So, I think it's safe to say that those Ephesians had not stopped working at all. John had already said this to them in Rev. 2:2-3, "I know your deeds, your hard work and your perseverance. I know how you can't tolerate wicked people, that you have tested those who claim to be apostles but are not, and have found them false. You have persevered and have endured hardships for my name, and have not grown weary." That's REAL church work. 

So they hadn't stopped working at all. But what they had done, tragically, was to forget how much they were loved by the Lord and the fact that His life of love is our life as well. I think they were a church that had simply become a NON-LOVING congregation. But it isn't their love in view, but His.  

So the real problem with the Ephesians was that their busy works were based on them trying hard to love God.  Sound familiar! But that won't be corrected except by remembering how much He loves them and how their Christian life is Him BEING life to them.

They needed to "repent" of that [change their way of thinking] and "return" to their original heart of responding to God's grace and love. [Loving Him and others BECAUSE He loves them.]

They started out in grace and love but they are now trying to attain their goal by human effort and had lost their love for people. Our FIRST WORK as believers is to love as we're loved and to forgive as we've been forgiven. But we'll never do our first work without remembering HIS LOVE FOR US. How much we do in terms of church work will never replace the loss of the knowledge of His grace and love for us.

The "protos agape"  [first love]  for ALL BELIEVERS is not our love for Him, but His for us.

Paul B.

Monday, April 22, 2013



[Disclaimer_____My pet peeves are usually something I've found in my own life and had to try and correct and I tend to be too hard on others about those very things. Much as a dry alcoholic is usually far too strong in their condemnation of anyone drinking. This pet peeve is no exception.]

Sometimes people think of sarcasm as humor. But I think it is more often, as I read recently, "a way for people to express hurt feelings, to criticize others, or to disapprove of someone's action or words without actually coming out and saying what they really mean."

It was pointed out that television sitcoms are sometimes loaded with remarks dripping with sarcasm and, because so many laugh at them, they're mistaken for humor.  Don’t be fooled, they aren't. What sarcasm really winds up being is more a tool for embarrassing and wounding others. It's the chosen tool of "word bullies,"and young people in our society are growing up believing it to be socially acceptable.

If sarcasm doesn't immediately hurt someone else, it certainly runs the risk of being misunderstood since there is usually a "hidden message" being communicated. But I think when we resort to sarcasm to get a point across in a disguised manner, we're really showing a lack of courage to say what is really meant.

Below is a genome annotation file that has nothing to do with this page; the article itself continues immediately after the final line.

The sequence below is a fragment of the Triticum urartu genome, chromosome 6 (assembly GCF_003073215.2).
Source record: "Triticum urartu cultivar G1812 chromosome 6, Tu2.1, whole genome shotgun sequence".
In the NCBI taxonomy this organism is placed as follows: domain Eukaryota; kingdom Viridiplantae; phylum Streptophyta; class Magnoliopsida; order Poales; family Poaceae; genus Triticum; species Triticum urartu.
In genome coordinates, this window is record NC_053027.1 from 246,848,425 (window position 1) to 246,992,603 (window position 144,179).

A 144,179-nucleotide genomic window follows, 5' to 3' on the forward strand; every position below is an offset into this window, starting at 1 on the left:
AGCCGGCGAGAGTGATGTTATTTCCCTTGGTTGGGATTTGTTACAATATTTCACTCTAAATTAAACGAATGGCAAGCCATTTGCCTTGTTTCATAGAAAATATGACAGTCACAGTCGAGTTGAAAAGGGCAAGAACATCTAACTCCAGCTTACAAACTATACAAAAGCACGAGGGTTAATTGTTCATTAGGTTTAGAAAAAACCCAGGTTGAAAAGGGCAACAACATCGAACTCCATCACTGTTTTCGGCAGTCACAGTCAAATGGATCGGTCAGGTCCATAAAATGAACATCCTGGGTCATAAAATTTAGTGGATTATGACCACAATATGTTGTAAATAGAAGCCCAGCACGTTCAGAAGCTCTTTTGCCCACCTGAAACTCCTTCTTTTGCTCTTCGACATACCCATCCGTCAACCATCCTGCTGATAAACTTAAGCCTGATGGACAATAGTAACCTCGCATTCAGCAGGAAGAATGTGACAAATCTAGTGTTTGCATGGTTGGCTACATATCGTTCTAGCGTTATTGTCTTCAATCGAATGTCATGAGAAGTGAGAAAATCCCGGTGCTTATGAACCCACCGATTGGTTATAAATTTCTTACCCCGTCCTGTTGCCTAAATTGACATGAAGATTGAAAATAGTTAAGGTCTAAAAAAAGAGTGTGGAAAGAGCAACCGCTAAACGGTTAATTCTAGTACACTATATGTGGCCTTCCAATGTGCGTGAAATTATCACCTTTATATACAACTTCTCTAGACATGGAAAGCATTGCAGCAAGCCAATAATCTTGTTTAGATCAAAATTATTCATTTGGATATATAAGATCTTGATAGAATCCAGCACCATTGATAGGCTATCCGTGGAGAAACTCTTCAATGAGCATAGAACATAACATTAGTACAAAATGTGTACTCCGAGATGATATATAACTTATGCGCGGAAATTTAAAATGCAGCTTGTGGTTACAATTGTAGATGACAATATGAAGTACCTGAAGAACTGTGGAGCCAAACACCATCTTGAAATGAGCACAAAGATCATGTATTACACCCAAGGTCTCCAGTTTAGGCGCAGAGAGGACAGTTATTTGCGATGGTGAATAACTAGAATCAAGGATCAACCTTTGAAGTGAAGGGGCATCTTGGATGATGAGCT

I anticipate someone saying that an occasional sarcastic remark is harmless. Maybe so! But don't ever forget that true character is revealed by our words as well as our actions and both are judged every day. The collective result of that judgement is our reputation.

While I recognize that reputation and character are really two different things and that character is much more important as evidenced by the fact that a reputation that is gained without character is hypocrisy,  while a reputation that grows out of a good character is simply recognizing reality. try convincing some one else of your character when you're reputation is settled in their mind because of the sarcasm they've heard from your lips.

 I urge us all to consider today whether the use of sarcasm is worth risking wounding, or worse, alienating another person in the interest of getting a laugh.

Paul B.

Thursday, April 18, 2013


Someone said this, and I SO agree..."Every addict I’ve ever known__every person who has crashed and burned and, as a result, come to terms with their own powerlessness__has taught me something about God’s grace that I would’ve never known otherwise."

Brennan Manning is a case-in-point. His alcohol addiction was a life-long struggle. But his understanding of grace came in the midst of that struggle. He authored books like "The Ragamuffin Gospel" and many others that presented the grace of God in ways that are astounding.

He has gone home and into the presence of the One whose grace astounds us all. He was 78 years young.

Here's one article of his that says it all.

"Our culture has made the word grace impossible to understand. We resonate with slogans such as:

“There’s no free lunch.”

“You get what you deserve.”

“You want love? Earn it.”

“You want mercy? Show that you deserve it.

“Do unto others before they do unto you.”

“By all means, give others what they deserve but not one penny more.”

A friend told me she overheard a pastor say to a child, “God loves good little boys.” As I listen to sermons with their pointed emphasis on personal effort–no pain, no gain–I get the impression that a do-it-yourself spirituality is the American fashion.

Though the Scriptures insist on God’s initiative in the work of salvation–that by grace we are saved, that the Tremendous Lover has taken to the chase–our spirituality often starts with self, not God…We sweat through various spiritual exercises as if they were designed to produce a Christian Charles Atlas.

Though lip service is paid to the gospel of grace, many Christians live as if only personal discipline and self-denial will mold the perfect me. The emphasis is on what I do rather than on what God is doing. In this curious process God is a benign old spectator in the bleachers who cheers when I show up for morning quiet time. Our eyes are not on God. At heart we are practicing Pelagians. We believe that we can pull ourselves up by our bootstraps–indeed, we can do it ourselves.